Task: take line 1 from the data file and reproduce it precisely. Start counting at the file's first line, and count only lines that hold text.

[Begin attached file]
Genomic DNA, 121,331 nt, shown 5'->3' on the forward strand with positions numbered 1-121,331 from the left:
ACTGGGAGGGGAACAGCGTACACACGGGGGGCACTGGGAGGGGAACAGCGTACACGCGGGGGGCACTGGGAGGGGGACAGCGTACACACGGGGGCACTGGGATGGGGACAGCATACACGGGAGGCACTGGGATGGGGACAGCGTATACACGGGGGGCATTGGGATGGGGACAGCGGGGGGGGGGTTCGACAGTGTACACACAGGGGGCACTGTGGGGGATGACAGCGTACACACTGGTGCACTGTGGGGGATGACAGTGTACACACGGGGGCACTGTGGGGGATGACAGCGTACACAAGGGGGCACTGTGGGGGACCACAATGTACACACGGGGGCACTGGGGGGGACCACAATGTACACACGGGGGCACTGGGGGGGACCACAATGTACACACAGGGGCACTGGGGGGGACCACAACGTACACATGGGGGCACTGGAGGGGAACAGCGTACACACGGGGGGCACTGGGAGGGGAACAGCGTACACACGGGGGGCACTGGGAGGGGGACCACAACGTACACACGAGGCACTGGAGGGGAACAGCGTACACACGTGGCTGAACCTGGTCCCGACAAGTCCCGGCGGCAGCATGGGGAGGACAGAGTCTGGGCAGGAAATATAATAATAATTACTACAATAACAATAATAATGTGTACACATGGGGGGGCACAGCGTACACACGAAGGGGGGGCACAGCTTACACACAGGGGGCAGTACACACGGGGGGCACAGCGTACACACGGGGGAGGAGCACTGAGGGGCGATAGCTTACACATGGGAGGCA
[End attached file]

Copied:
Genomic DNA, 121,331 nt, shown 5'->3' on the forward strand with positions numbered 1-121,331 from the left: